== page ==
On Veteran Tryouts: The Jay Pandolfo File

One of the "why not?" reasons you extend a training camp invite to a veteran who played zero NHL hockey games last season is the remote chance you catch lightning in a bottle -- a Diet Moulson, if you will. But the more likely reason is to reinforce to your young team just how precious it is to have a job in the NHL.

Odds are Jay Pandolfo does not make the Islanders opening night roster with his training camp invite. But odds are he's going to bust every last fiber left of his tail to beat those odds.

Having tasted the good life, and spent a year without it after shoulder surgery, he knows what's at stake. He knows how to master "the little things" that coaches desire with regularity. In pursuing those, he should be an example for, possibly an inspiration to, the young Islanders upon whom the future of the franchise rests.

Former Islander Dave Scatchard wasn't a training camp invite in St. Louis last year -- he had a two-way contract. But with new Blues GM Doug Armstrong seeking to set a new tone for his young precocious lineup, Scatchard was the Pandolfo Armstrong needed.

Scatchard didn't make the lineup and toiled mostly in AHL Peoria. He did get some NHL time with the Blues later in the season -- eight games in December after the Blues became the only team that could say they knew what the injury-ravaged Islanders were going through. Those ended up being the last games of Scatchard's NHL career.

1996-1997 Devils 46 6 8 14 -1 6 0 0 1 61 9.8
1996-1997 Albany River Rats-AHL 12 3 9 12

1997-1998 Devils 23 1 3 4 -4 4 0 0 0 23 4.3
1997-1998 Albany River Rats-AHL 51 18 19 37 9 24 3 4 2 154 11.7
1998-1999 Devils 70 14 13 27 3 10 1 1 4 100 14.0
1998-1999 United States-WC-A 2 0 0 0
0 0 0 0 1
1999-2000 Devils 71 7 8 15 0 4 0 0 0 86 8.1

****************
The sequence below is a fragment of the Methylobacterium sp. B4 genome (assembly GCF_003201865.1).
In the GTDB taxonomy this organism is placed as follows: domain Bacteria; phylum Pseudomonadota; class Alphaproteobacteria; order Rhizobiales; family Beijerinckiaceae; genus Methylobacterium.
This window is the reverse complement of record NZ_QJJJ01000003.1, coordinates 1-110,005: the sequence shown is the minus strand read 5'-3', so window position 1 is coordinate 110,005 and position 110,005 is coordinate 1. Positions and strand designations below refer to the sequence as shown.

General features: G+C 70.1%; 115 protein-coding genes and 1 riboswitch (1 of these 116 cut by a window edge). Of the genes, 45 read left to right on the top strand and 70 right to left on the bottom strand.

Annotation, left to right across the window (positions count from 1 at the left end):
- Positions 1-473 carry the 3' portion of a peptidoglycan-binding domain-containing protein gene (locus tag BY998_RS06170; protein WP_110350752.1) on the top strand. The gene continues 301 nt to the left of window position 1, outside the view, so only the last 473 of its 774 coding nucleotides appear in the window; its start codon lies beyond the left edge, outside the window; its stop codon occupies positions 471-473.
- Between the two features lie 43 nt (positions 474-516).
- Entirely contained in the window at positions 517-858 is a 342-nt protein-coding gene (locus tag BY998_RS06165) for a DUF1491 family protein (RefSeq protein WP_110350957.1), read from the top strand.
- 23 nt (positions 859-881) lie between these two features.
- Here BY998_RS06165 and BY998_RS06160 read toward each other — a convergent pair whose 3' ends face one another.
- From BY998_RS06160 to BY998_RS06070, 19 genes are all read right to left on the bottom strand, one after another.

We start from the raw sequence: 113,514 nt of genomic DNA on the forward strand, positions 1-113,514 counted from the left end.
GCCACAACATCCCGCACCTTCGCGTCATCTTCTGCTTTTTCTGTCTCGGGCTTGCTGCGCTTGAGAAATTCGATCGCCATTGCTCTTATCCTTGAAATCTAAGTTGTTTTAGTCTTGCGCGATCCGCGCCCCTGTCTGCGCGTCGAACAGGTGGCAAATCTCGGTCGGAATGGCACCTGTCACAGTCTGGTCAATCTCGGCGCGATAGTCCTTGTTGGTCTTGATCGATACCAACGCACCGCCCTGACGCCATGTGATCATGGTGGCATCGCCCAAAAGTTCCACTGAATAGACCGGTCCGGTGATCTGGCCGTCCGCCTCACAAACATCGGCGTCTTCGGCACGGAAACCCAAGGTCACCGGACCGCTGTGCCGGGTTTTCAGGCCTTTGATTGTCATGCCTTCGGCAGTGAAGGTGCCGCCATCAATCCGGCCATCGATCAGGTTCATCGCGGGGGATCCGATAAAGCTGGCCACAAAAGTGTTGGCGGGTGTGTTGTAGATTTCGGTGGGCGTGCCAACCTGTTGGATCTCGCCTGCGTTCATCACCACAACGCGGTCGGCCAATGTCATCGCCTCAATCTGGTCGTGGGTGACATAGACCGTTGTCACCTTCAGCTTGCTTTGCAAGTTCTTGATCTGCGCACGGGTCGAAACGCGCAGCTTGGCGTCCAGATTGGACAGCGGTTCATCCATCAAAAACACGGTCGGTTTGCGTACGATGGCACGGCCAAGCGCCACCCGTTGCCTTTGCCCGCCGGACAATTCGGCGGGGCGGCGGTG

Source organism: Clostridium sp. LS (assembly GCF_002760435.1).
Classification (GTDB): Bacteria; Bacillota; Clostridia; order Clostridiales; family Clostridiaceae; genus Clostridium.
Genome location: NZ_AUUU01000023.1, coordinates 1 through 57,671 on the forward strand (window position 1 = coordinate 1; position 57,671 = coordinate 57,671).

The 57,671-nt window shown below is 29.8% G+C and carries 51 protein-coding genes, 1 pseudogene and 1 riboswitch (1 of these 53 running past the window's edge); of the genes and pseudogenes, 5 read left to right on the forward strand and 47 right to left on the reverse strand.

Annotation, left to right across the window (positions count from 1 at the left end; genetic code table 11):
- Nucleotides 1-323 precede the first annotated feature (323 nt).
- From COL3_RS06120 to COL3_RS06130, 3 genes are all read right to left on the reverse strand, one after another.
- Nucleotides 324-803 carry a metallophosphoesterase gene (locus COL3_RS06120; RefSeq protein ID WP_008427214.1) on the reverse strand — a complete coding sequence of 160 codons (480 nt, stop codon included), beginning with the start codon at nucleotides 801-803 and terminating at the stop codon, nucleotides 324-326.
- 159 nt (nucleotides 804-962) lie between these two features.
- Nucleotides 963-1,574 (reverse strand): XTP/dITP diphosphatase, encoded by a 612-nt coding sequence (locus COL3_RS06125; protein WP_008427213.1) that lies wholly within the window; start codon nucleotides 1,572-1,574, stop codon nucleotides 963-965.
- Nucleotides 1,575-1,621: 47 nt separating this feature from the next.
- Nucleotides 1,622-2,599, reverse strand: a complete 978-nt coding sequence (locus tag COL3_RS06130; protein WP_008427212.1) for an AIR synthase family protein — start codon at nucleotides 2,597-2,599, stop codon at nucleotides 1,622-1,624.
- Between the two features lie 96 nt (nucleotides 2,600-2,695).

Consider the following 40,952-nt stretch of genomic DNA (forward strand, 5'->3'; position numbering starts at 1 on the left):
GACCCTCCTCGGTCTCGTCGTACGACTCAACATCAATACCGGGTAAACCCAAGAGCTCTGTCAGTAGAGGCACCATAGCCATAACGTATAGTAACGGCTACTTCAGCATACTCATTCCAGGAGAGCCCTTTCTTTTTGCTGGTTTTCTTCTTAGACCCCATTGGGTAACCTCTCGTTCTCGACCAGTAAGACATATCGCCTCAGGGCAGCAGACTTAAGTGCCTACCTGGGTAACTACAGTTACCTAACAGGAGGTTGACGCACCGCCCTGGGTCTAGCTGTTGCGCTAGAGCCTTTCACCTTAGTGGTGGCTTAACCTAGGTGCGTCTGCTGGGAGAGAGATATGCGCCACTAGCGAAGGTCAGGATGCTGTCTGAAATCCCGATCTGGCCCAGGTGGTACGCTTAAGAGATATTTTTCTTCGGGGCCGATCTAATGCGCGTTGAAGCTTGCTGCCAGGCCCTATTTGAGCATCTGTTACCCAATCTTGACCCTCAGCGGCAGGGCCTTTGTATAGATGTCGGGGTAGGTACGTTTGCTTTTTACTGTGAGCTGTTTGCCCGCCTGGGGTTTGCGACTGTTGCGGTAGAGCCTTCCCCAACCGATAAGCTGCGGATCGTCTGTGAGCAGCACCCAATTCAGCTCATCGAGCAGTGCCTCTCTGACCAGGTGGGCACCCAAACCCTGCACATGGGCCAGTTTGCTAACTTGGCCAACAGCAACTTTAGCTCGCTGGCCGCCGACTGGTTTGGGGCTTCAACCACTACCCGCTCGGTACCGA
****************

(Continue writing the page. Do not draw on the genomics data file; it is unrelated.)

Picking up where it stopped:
2000-2001 Devils 63 4 12 16 3 16 0 0 0 57 7.0
2001-2002 Devils 65 4 10 14 12 15 0 1 0 72 5.6
2002-2003 Devils 68 6 11 17 12 23 0 1 4 92 6.5
2003-2004 Devils 82 13 13 26 5 14 1 2 4 140 9.3
2004-2005 EC Red Bull Salzburg-Austria 19 5 7 12

2005-2006 Devils 82 10 10 20 2 16 0 0 0 116 8.6
2006-2007 Devils 82 13 14 27 -5 8 0 1 1 109 11.9
2007-2008 Devils 54 12 12 24 10 22 0 0 1 78 15.4
2008-2009 Devils 61 5 5 10 -12 10 0 1 1 63 7.9
2009-2010 Devils 52 4 5 9 -10 6 0 0 3 71 5.6
2010-2011 Springfield Falcons-AHL 12 2 4 6 -2 4 1 0 0 19 10.5

Pandolfo has been working out in Boston, which is why there were hints he might be doing a training camp invite with the Bruins. Last week he told the Boston Globe:

"Going to give it one more chance. Once you stop for good, you’re obviously done. I’ll try and give it one more try here. If it works out, great. If not, that’s it.’’

Pandolfo was the kind of speedy, smart forward that the New Jersey Devils used to churn out from some assembly line at Lou Lamoriello's cottage. Not exactly household names, but names you knew from their Cup years, all those Maddens and Pandolfos are on their last legs now.

Pandolfo's fade was accelerated, as so many are in their mid-30s, by injury. A surgery-necessitating shoulder injury at the end of 2009-10 helped feed the Devils' decision to buy him out under the Great Ilya Cap Crisis of 2010. At the time Pandolfo reportedly requested the waiver/buyout, with one version of events indicating he was told via text that he wouldn't dress for a playoff game he'd been verbally told to be ready for.

A 12-game tryout contract with AHL Springfield was his only pro hockey in 2010-11. When you're already a grinding forward, losing a step can be the step that's the difference between the NHL and retirement.

If he impresses, it's not yet clear whether the Isles are interested in, or whether Pandolfo is open to, the Scatchard-type two-way deal. Teams whose AHL affiliates are so close to the parent at least make that more attractive for a veteran in his Sim years. That's probably the best Pandolfo, who's never scored more than 14 goals nor reached 30 points in an NHL season, can hope for.

But whether the BU grad has anything left at age 36 is for training camp and that rehabbed shoulder to decide. With his roles and talent in his long Devils career, counting stats were secondary, so any goals or lack thereof won't be the measure for this preseason.

For the Islanders, whether they have another veteran 4th-line forward in the mix on opening night isn't really a big deal. But having another guy around to help their young players understand how precious and short an NHL career is? Someone who can demonstrate the pro habits the way old Oilers Rangers once did for a rookie Doug Weight, in a process repeated on countless teams throughout the years? That's probably worth a training camp invite.

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